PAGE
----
From the 1940s to the 1960s, it was not uncommon for a small record company such as Blue Note, Prestige, or Riverside to assemble a group of jazz musicians for a blowing session and release the results under the name of one of them (and perhaps reissue it under another name if one of the others became more famous later). The same thing seems to have happened here in the 1990s, even though no one has bothered to single out one of the impromptu group members as a de facto leader. That seems fair, since, of the six musicians heard in varying combinations, four of them -- guitarist Kenny Burrell, pianist Cedar Walton, bassist Ron Carter, and drummer Lenny White -- could rank as bandleaders, and yet no one steps out so much that he takes over the date. That would be inappropriate given the laid-back nature of the material, all of which is blues (in the jazz sense), with one track each written by Burrell, Walton, Carter, and White, plus jazz evergreens by John Coltrane and Oliver Nelson and a standard, "You Go to My Head." Saxophonist Craig Handy joins the basic quartet on all tracks except Walton's "Dear Ruth," and trumpeter Tim Hagans plays on White's "Uno Dos Adios," "Dear Ruth," and "Stolen Moments." In keeping with the material, the performances have a late-night feel, easy and informal, resulting in music that, while it was created in 1995, could just as easily have come from 1955.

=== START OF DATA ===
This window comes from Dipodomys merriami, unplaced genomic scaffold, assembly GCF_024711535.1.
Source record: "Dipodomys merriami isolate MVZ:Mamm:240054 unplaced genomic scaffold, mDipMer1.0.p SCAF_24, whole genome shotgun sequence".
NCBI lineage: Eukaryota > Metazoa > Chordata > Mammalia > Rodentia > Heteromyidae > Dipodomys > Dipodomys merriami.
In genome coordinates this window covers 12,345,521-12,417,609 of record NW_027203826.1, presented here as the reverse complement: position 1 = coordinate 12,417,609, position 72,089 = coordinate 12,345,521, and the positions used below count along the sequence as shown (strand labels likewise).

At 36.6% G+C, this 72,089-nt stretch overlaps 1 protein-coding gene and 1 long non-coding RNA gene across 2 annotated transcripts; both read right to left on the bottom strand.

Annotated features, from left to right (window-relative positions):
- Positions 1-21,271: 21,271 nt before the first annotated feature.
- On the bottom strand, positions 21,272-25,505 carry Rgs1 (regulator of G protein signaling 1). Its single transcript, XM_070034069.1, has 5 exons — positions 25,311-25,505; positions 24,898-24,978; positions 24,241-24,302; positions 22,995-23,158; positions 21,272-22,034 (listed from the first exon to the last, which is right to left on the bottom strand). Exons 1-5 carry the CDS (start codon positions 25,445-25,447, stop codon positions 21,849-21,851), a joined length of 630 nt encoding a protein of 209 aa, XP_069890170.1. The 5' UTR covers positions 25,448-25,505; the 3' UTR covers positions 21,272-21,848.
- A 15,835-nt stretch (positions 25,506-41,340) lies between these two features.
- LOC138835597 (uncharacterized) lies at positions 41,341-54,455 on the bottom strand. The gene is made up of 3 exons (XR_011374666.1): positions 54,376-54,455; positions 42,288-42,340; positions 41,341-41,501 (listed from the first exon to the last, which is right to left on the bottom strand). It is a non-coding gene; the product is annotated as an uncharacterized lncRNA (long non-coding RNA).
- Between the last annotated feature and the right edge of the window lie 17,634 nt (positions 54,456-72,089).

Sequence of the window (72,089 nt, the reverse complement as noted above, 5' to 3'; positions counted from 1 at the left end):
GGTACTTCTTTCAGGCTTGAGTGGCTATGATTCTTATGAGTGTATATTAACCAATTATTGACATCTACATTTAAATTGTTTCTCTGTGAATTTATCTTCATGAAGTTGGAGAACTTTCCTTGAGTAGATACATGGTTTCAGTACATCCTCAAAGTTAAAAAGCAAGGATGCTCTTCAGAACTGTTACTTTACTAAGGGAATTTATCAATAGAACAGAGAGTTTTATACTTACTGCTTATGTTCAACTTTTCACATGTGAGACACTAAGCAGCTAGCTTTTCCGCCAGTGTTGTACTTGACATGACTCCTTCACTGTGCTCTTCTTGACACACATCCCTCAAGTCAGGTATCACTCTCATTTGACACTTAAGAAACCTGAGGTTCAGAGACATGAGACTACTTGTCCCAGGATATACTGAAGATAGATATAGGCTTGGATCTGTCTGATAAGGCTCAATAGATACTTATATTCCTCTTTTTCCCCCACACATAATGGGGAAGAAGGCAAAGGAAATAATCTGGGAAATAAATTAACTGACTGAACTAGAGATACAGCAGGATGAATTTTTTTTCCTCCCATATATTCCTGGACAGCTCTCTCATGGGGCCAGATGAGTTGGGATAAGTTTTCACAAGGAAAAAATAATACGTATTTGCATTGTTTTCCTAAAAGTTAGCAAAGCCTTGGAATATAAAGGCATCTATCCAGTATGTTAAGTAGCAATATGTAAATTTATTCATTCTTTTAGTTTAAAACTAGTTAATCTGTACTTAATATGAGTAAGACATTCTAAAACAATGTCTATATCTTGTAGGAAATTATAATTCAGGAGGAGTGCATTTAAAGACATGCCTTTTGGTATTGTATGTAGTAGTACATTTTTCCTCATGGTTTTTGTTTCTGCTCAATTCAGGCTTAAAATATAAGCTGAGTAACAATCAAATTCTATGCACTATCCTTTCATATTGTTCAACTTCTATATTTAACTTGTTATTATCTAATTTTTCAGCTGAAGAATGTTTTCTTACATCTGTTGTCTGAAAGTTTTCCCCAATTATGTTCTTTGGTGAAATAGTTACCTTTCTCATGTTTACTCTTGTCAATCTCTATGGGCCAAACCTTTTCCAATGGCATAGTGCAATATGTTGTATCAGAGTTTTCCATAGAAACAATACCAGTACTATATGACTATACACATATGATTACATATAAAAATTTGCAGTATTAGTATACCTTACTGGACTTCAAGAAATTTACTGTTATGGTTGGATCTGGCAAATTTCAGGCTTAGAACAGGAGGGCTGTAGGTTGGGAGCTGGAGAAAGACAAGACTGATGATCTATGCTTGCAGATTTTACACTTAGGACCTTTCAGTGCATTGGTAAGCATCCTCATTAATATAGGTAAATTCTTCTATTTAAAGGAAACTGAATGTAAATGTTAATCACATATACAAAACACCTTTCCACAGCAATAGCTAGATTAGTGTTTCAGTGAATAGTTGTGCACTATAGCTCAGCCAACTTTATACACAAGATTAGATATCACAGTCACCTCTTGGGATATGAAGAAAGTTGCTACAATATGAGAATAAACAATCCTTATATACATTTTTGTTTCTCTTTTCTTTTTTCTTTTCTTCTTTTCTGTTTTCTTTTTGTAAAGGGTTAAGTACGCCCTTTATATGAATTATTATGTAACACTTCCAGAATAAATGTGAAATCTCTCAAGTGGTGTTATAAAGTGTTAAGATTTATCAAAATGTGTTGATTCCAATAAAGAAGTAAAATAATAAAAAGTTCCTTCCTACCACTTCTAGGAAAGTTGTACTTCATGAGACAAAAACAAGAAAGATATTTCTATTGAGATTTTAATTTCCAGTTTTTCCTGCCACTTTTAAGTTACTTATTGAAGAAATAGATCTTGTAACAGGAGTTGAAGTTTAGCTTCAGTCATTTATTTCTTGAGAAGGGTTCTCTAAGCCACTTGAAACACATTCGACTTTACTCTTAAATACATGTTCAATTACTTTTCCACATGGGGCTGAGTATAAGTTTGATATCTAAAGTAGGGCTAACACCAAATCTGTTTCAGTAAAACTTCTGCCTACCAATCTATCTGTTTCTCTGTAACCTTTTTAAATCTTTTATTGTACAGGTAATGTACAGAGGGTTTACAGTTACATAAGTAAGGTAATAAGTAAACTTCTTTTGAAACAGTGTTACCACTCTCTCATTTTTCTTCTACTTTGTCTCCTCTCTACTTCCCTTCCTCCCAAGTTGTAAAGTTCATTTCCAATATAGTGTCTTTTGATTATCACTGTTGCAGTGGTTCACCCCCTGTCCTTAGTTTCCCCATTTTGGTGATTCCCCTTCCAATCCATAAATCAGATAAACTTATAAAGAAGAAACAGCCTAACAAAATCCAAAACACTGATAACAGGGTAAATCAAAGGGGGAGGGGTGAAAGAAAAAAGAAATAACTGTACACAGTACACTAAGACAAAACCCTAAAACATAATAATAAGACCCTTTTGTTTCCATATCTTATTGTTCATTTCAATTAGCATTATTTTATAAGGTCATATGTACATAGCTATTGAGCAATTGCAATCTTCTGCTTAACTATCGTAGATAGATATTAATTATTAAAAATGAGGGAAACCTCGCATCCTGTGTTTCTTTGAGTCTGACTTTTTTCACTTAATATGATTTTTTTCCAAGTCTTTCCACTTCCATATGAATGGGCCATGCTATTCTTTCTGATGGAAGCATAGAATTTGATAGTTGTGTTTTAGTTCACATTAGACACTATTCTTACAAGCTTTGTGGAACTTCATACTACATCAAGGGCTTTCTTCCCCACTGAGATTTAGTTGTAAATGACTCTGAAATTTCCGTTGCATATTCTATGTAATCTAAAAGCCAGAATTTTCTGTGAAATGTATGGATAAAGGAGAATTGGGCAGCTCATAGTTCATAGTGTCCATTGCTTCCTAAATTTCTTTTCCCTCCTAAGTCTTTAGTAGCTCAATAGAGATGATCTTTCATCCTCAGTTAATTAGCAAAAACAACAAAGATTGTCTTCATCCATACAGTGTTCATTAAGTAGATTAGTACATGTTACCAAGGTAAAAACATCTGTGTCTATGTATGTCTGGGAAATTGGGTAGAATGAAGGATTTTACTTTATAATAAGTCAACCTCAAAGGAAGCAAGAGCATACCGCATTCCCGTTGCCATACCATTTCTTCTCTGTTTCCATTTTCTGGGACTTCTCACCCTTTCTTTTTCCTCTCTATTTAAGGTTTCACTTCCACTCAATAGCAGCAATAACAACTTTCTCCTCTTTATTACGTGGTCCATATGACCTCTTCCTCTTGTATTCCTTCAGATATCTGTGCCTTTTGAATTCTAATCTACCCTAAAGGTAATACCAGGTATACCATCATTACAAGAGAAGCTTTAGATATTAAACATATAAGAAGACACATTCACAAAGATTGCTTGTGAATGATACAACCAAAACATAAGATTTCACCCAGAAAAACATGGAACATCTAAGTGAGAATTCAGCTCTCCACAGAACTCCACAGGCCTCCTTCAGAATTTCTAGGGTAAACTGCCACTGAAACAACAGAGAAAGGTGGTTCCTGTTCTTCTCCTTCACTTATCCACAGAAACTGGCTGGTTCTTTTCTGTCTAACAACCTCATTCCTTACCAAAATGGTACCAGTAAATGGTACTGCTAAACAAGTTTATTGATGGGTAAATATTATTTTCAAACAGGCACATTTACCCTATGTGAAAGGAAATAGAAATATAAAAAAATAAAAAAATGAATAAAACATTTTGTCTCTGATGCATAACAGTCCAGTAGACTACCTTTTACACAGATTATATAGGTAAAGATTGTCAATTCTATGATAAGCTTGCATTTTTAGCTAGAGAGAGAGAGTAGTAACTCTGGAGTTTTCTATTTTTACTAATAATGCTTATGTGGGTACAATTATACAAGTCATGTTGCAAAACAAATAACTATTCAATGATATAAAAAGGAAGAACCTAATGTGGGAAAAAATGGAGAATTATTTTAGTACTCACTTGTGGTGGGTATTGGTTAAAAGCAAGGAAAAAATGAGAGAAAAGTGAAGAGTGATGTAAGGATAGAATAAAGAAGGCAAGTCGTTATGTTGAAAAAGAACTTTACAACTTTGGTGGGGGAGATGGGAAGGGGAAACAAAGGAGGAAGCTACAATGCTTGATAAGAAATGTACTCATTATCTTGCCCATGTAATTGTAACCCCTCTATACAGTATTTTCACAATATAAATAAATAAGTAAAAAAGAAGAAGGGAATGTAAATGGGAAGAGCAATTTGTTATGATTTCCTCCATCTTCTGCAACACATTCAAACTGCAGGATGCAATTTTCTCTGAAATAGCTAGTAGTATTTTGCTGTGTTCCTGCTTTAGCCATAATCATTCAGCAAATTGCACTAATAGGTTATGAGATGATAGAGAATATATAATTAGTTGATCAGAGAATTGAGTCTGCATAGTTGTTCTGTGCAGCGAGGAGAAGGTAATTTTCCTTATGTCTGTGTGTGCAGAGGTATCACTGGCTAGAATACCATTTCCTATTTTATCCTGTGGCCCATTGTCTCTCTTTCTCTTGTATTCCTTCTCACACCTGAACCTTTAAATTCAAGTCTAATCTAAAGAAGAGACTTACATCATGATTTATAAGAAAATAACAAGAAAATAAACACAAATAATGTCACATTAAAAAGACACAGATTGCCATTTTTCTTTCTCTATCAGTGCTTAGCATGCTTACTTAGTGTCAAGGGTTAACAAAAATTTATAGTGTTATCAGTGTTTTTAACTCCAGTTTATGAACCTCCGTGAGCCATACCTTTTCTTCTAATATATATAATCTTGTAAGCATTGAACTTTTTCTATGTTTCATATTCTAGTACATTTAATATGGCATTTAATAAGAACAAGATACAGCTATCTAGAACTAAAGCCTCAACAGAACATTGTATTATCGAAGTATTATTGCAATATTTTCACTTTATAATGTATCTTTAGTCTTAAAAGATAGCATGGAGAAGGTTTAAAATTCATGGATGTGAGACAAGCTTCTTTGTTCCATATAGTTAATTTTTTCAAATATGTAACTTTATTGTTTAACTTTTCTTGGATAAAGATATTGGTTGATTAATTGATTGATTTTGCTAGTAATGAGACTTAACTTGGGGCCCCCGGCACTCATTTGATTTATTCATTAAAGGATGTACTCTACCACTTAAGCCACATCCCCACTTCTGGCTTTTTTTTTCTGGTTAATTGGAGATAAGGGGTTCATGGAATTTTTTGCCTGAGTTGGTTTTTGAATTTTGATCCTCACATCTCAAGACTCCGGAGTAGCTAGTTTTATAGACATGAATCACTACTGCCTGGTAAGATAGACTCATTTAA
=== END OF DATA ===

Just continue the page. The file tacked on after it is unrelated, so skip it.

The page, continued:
Share this page
AllMusic Review by William Ruhlmann